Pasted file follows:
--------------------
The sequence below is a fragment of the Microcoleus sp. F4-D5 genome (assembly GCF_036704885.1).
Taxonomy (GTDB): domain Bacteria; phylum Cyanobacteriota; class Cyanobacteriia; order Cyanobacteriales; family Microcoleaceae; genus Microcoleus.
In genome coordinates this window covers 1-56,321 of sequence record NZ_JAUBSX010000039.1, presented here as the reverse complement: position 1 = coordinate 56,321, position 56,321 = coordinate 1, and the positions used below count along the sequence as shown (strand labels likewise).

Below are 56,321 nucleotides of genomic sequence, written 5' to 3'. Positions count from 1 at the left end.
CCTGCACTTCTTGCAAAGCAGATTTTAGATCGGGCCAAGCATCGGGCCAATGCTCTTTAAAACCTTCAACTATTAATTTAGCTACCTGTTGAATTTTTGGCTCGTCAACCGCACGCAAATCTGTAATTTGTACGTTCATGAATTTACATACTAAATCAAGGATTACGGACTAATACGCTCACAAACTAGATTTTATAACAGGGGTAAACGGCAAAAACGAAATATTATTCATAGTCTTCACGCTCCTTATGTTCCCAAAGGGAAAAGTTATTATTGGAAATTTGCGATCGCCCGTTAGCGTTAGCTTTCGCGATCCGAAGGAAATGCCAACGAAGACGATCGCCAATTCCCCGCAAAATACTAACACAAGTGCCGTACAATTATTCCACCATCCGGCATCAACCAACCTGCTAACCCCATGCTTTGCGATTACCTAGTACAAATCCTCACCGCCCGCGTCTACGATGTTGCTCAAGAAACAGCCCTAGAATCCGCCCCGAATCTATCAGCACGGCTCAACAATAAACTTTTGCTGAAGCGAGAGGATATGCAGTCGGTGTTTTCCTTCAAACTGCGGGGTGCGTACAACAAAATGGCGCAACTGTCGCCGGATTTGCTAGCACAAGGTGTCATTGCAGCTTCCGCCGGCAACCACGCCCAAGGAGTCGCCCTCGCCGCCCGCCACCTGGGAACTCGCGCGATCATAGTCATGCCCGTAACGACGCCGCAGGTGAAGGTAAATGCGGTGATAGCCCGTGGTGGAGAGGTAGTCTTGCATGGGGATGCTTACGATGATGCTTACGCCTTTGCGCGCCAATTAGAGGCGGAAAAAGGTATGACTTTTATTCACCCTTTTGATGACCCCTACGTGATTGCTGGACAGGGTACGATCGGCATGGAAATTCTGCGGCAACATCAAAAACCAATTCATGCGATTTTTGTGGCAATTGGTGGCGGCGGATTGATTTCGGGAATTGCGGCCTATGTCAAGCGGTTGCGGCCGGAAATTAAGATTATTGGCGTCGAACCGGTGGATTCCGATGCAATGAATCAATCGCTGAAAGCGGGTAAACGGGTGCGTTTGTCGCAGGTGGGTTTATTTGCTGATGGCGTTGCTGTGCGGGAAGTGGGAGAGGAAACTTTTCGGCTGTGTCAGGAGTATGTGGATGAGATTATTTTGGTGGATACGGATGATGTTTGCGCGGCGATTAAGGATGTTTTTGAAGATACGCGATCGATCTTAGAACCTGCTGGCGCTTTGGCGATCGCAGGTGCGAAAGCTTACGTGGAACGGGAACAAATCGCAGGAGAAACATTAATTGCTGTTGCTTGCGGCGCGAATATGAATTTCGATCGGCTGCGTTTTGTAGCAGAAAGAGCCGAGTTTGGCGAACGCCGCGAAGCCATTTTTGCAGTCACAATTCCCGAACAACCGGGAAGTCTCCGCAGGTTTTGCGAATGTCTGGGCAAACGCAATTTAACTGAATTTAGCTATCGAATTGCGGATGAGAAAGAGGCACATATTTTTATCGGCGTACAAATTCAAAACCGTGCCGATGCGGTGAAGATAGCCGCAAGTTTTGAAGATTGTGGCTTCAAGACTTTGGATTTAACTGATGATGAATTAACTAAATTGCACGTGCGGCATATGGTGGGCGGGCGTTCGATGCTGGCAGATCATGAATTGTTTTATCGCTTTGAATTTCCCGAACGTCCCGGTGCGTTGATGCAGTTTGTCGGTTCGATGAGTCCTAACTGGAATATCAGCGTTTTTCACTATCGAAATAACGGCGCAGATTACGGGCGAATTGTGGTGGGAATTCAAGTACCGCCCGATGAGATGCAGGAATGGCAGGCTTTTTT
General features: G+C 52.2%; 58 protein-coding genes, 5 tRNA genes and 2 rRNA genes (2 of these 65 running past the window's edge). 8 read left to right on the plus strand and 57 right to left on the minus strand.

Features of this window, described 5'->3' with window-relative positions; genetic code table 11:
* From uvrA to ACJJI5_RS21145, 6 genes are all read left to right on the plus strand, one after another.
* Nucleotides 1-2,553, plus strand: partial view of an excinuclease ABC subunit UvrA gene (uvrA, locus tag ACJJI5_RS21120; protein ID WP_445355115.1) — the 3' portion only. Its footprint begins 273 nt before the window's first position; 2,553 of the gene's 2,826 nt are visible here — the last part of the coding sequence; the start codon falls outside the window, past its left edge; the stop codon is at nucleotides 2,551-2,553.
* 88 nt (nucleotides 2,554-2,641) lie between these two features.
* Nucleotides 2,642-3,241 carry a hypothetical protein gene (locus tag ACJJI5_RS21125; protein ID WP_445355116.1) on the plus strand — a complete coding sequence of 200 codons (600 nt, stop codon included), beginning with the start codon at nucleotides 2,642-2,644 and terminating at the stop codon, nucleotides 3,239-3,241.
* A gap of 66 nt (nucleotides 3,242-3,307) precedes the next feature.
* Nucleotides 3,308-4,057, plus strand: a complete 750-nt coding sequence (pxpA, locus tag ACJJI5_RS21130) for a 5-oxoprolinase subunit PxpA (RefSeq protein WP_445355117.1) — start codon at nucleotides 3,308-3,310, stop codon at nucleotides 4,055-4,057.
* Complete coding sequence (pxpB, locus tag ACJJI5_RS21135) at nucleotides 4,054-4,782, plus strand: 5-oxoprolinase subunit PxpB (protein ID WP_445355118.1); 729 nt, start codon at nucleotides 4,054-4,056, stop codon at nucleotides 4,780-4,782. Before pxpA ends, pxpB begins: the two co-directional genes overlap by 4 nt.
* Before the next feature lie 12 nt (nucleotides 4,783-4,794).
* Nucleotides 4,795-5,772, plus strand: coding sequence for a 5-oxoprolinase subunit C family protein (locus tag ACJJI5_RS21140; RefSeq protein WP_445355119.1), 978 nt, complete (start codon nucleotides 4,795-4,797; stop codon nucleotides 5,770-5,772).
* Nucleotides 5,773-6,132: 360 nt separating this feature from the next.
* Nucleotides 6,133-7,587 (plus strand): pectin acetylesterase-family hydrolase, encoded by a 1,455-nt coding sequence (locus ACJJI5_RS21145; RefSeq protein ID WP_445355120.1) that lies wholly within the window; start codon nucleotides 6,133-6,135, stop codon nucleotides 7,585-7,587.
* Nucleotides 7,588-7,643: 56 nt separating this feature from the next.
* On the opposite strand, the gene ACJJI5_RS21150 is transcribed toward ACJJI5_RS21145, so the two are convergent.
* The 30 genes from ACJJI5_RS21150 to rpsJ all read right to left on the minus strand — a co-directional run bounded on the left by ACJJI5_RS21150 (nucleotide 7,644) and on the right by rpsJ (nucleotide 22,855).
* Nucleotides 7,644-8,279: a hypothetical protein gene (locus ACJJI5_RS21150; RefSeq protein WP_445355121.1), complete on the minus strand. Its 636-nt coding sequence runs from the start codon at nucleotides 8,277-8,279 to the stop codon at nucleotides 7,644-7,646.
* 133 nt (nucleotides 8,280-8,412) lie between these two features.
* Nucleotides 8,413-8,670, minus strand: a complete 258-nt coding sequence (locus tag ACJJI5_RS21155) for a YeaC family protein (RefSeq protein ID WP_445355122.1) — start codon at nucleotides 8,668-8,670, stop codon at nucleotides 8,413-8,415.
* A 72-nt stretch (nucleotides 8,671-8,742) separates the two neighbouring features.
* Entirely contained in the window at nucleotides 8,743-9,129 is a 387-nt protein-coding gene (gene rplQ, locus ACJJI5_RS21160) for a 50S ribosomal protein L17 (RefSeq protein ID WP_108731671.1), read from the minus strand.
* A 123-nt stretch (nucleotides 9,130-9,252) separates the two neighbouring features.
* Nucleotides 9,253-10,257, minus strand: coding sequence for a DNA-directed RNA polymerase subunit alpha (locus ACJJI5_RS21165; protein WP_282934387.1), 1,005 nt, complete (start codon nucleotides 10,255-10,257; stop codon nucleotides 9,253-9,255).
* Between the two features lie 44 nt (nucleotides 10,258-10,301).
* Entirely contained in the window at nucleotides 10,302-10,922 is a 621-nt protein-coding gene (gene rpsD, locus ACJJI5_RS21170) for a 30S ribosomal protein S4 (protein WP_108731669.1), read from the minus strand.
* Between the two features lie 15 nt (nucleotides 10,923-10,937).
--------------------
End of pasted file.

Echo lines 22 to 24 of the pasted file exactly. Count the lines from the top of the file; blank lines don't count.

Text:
* Nucleotides 7,644-8,279: a hypothetical protein gene (locus ACJJI5_RS21150; RefSeq protein WP_445355121.1), complete on the minus strand. Its 636-nt coding sequence runs from the start codon at nucleotides 8,277-8,279 to the stop codon at nucleotides 7,644-7,646.
* 133 nt (nucleotides 8,280-8,412) lie between these two features.
* Nucleotides 8,413-8,670, minus strand: a complete 258-nt coding sequence (locus tag ACJJI5_RS21155) for a YeaC family protein (RefSeq protein ID WP_445355122.1) — start codon at nucleotides 8,668-8,670, stop codon at nucleotides 8,413-8,415.